3. When I served the State of Kansas as Deputy AG over Consumer Protection & Antitrust for four years, supervising 20 special agents and assistant attorneys general (back before the IBLE denied me the right to practice law in Indiana for not having the right stuff and pretty much crushed my legal career) we had a saying around the office: Resist the lure of the ring!!! It was a take off on Tolkiem, the idea that absolute power (I signed investigative subpoenas as a judge would in many other contexts, no need to show probable cause)could corrupt absolutely. We feared that we would overreach constitutional limits if not reminded, over and over, to be mindful to not do so. Our approach in so challenging one another was Madisonian, as the following quotes from the Father of our Constitution reveal: The essence of Government is power; and power, lodged as it must be in human hands, will ever be liable to abuse. We are right to take alarm at the first experiment upon our liberties. I believe there are more instances of the abridgement of freedom of the people by gradual and silent encroachments by those in power than by violent and sudden usurpations. Liberty may be endangered by the abuse of liberty, but also by the abuse of power. All men having power ought to be mistrusted. -- James Madison, Federalist Papers and other sources: http://www.constitution.org/jm/jm_quotes.htm RESIST THE LURE OF THE RING ALL YE WITH POLITICAL OR JUDICIAL POWER!

  4. My dear Mr Smith, I respect your opinions and much enjoy your posts here. We do differ on our view of the benefits and viability of the American Experiment in Ordered Liberty. While I do agree that it could be better, and that your points in criticism are well taken, Utopia does indeed mean nowhere. I think Madison, Jefferson, Adams and company got it about as good as it gets in a fallen post-Enlightenment social order. That said, a constitution only protects the citizens if it is followed. We currently have a bevy of public officials and judicial agents who believe that their subjectivism, their personal ideology, their elitist fears and concerns and cause celebs trump the constitutions of our forefathers. This is most troubling. More to follow in the next post on that subject.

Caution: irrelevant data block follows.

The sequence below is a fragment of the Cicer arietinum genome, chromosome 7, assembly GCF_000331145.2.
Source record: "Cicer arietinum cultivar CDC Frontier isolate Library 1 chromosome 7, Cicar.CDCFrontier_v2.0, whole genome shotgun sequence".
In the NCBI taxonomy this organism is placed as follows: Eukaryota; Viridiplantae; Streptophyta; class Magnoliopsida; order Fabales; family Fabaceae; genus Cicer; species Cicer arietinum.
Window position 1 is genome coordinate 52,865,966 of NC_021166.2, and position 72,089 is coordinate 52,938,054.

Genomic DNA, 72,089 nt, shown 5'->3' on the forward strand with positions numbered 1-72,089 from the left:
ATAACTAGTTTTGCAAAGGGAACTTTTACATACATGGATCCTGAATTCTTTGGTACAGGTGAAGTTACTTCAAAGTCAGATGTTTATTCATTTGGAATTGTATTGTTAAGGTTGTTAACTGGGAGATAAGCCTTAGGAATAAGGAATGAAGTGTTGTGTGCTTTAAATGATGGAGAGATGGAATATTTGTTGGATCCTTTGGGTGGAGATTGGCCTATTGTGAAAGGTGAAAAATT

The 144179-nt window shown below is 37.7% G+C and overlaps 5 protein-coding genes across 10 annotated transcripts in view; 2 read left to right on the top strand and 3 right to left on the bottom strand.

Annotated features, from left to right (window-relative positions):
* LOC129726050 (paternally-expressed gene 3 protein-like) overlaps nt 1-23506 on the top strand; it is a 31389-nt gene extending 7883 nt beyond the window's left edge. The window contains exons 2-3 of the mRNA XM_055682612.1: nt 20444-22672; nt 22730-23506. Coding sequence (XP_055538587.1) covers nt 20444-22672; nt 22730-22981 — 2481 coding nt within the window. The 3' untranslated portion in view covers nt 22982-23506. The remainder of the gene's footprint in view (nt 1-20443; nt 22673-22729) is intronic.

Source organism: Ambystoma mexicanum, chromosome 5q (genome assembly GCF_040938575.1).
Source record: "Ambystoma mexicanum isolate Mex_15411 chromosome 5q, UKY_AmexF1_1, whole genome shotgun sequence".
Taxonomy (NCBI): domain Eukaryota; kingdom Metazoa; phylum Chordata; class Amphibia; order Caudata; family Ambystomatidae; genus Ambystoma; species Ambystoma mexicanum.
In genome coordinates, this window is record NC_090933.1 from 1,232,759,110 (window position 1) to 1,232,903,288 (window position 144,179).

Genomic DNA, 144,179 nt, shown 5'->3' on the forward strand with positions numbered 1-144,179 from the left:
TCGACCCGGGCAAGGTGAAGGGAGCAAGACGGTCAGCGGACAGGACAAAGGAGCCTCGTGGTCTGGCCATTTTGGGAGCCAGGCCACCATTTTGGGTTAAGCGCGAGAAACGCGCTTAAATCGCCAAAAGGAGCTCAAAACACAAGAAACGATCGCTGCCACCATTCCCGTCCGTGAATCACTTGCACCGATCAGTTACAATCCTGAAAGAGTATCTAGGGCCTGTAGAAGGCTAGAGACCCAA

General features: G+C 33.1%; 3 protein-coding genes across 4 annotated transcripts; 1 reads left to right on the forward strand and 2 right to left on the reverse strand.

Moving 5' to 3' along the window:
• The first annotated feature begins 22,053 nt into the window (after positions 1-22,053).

5. Yep I am not Bryan Brown. Bryan you appear to be a bigger believer in the Constitution than I am. Were I still a big believer then I might be using my real name like you. Personally, I am no longer a fan of secularism. I favor the confessional state. In religious mattes, it seems to me that social diversity is chaos and conflict, while uniformity is order and peace.... secularism has been imposed by America on other nations now by force and that has not exactly worked out very well.... I think the American historical experiment with disestablishmentarianism is withering on the vine before our eyes..... Since I do not know if that is OK for an officially licensed lawyer to say, I keep the nom de plume.

ADVERTISEMENT